MEXICO CITY, Mexico (CNN) -- A mayor in Mexican President Felipe Calderon's home state was ambushed and killed by a group of heavily armed men as he returned to his house, news reports said.
It was the second assassination attempt in eight days on Vista Hermosa Mayor Octavio Manuel Carrillo Castellanos, the Cambio de Michoacan newspaper said on its Web site Wednesday.
Carillo was pulling up to his home around 6 p.m. Tuesday when at least two men got out of a vehicle and opened fire. There were conflicting reports over whether a second vehicle with armed men may have been involved.
Family and others came to Carillo's aid while a police officer stationed at his house called for help, Cambio de Michoacan said.
Carillo was taken to a nearby hospital, where he died around 7:20 p.m..
Officials said they did not have a motive or know if the mayor had received any threats.
But El Excelsior newspaper reported that investigators are looking into Carillo's recent firing of a Vista Hermosa police commander and an officer.
Carillo, who took office on January 1, 2008, was the second mayor in the Pacific coast state of Michoacan killed in the last eight months. Marcelo Ibarra Villa, the mayor of Villa Madero, was ambushed in June while riding in his truck with his wife, El Excelsior said.
The gunmen escaped in both instances.
Tuesday's killing came on Mexican Flag Day, just hours after Calderon vowed that his government would continue to battle the drug cartels that have ravaged the country.
The mayor's death also came four days after the sudden resignation of the police chief in Ciudad Juarez, across the border from El Paso, Texas. Police Chief Roberto Orduna had received death threats from local drug cartels and resigned after the recent deaths of eight police officers under his command.
Violent deaths reached record levels in Mexico last year as drug cartels battle each other and the Mexican government. More than 5,400 killings were reported in 2008, more than double the tally in 2007. Authorities and analysts said a new record could be set this year.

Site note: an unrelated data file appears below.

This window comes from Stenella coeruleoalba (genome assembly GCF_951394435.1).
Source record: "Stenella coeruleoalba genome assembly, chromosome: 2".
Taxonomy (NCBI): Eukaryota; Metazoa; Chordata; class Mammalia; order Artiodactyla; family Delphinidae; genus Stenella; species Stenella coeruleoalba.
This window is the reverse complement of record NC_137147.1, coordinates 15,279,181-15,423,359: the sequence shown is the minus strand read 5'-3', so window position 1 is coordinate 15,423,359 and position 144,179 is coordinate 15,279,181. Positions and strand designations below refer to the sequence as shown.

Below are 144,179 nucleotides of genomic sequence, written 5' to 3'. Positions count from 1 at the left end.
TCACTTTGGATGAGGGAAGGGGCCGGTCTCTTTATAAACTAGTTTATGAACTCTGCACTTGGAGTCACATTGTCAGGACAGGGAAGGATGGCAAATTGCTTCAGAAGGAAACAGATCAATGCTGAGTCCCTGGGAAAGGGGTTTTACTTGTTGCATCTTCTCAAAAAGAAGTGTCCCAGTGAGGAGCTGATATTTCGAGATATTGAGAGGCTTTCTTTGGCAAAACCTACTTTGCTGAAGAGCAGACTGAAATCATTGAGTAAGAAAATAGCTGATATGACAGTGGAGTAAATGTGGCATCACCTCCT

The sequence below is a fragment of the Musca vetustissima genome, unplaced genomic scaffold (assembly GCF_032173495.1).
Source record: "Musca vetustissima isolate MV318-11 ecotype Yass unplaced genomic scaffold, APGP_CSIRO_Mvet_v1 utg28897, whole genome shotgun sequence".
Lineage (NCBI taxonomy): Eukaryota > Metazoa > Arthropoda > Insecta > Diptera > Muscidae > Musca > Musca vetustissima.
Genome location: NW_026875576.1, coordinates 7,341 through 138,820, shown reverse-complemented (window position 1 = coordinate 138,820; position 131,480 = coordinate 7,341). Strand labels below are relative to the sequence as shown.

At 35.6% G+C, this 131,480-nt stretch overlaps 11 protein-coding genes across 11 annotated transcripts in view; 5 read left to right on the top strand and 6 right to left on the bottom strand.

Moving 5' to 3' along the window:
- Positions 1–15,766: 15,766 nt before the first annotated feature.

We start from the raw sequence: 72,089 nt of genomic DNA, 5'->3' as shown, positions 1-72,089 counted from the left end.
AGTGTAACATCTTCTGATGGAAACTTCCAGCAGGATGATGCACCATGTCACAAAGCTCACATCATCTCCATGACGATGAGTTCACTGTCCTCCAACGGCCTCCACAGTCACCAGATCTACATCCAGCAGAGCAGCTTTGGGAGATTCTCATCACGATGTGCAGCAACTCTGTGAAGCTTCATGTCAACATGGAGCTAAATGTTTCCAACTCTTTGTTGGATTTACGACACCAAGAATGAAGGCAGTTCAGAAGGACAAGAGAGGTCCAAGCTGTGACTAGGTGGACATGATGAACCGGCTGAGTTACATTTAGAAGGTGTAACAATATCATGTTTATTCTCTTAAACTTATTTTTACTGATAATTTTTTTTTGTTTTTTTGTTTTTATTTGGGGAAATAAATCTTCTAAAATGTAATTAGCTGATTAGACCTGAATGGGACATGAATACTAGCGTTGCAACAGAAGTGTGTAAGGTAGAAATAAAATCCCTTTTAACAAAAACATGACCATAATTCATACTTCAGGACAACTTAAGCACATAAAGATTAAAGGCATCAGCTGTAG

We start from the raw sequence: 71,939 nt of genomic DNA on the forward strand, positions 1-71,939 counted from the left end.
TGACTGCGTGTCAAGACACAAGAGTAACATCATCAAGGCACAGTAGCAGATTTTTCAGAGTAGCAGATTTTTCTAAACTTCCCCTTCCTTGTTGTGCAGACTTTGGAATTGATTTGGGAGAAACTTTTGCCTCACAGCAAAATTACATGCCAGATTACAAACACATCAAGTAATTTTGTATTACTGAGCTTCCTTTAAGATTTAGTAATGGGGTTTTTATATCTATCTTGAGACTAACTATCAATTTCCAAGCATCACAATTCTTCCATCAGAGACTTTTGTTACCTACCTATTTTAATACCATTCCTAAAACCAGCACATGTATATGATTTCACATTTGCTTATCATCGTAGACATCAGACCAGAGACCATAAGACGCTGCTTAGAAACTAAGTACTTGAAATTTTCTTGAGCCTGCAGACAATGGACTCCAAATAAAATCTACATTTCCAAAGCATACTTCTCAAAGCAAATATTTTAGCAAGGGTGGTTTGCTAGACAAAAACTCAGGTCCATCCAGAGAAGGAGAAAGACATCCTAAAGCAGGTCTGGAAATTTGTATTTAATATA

Narcotraffickers have adopted a campaign of intimidation against authorities, and the deaths of police, mayors and other officials have become common.
Last year, more than 100 police were killed in Ciudad Juarez in attacks blamed on organized crime.
"They started killing police officers when they were going home or getting into police cars," Mayor Jose Reyes Ferriz told reporters last week.
Just last week, the city's police director of operations was gunned down in his car. Another police officer and a prison guard were found dead Friday morning.
On Friday, the U.S. State Department renewed a travel alert for Americans considering a visit to Mexico.
"The situation in Ciudad Juarez is of special concern," the alert said. "Mexican authorities report that more than 1,800 people have been killed in the city since January 2008. Additionally, this city of 1.6 million people experienced more than 17,000 car thefts and 1,650 carjackings in 2008."
In addition, the University of Arizona warned its students against going to Mexico on spring break this year, and Arizona State University is considering the same advisory.
"These are flat-out organized crime groups like we think of any other organized crime groups. They are not a small gang on the corner. These are large organizations," said David Denlinger, chief of the Arizona Department of Public Safety.
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